Genealogy research is one of the most popular hobbies in America. In discovering our roots, we discover ourselves.
A few years ago when my book Songbirds are Free, the true story of Mary Neely’s capture by Shawnee warriors was released, I was contacted by a Neely descendant. She told me that when she was growing up, she always felt out of place; she never looked like anybody else and it had shaken her confidence. When she saw the picture of Mary Neely along with a police artist’s regression sketch, she felt as though she was looking at herself. It turned out that she lived in a part of the country that was heavily Hispanic and her pale Irish skin, hazel eyes, light hair and slight figure was in contrast with the olive complexions, brown eyes and hair and more robust physiques.
In learning of her Scots-Irish heritage, it opened doors for her—just as it had for me. Since that time, I have delved deeper into my family history. Scores of people spend untold hours placing names in perfect boxes to form extensive family trees, but I always wanted to go deeper. I wanted to know who my ancestors were, why they did what they did, what experiences formed their lives.
My father and brothers were deeply involved in establishing our more recent past, going back to the American Civil War and Revolutionary War. I wanted to go back even further to the time before they left for America. I wanted to know why they left all they had ever known—their culture, their language, their friends and family, to move to a country halfway around the world they had never visited and knew little about.
My quest for knowledge led me to William Neely. In 1608 at the age of eighteen, he left Scotland for Ulster, not knowing that the Neely family had lived in Ulster until the 1200’s. He was, in a sense, going home again. I wrote in Clans and Castles, the first book of the new Checkmate series, his thoughts as he sailed westward with Captain William Stewart:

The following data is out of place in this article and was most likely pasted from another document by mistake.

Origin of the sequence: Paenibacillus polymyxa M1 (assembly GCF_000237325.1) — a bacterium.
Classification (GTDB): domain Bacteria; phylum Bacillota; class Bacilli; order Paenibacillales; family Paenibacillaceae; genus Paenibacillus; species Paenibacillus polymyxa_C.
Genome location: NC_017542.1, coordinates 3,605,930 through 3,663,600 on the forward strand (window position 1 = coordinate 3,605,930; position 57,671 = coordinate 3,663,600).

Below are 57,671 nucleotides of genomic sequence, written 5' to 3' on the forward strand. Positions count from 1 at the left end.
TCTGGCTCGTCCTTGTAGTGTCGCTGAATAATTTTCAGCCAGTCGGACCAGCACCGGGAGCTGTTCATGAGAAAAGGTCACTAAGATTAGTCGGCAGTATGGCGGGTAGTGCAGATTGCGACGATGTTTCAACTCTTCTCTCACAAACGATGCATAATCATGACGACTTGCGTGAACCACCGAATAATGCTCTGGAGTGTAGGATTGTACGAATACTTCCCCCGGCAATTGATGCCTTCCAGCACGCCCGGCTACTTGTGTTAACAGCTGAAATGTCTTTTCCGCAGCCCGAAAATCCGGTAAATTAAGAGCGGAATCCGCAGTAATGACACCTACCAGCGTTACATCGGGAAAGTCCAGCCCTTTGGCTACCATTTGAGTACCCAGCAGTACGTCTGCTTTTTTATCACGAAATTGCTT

But isn’t that why men leave? He thought. For a man that is content with his lot, one with standing in the community and a future laid out before him is rarely the man that leaves for the unknown. But take a man with poor prospects of employment, one with a doubtful future, and he has but two choices. He can remain where he is for the simple reason that he has always been there, and take what Life may send him; or he take his destiny into his own hands and set sail for the unknown in search of new opportunities and a brighter future.
At the time William left Wigtownshire, the Lowlands of Scotland had been deforested to the point that it was a crime to damage a sapling, a tree or even a branch. The class system had ensured that those born into nobility remained in nobility and those born with a lesser standing had little or no prospects for improvement. Sandwiched in between the English to their south and the Highlanders to their north, they were often caught in the middle of the fierce battles between the two. So it was when King James I of England offered land to Scottish Lowlanders in Ulster as part of his colonization efforts (the same efforts that landed the British on American shores), he jumped at the chance. He was searching to make his life better and in so doing, he changed the course of history for his Neely descendants.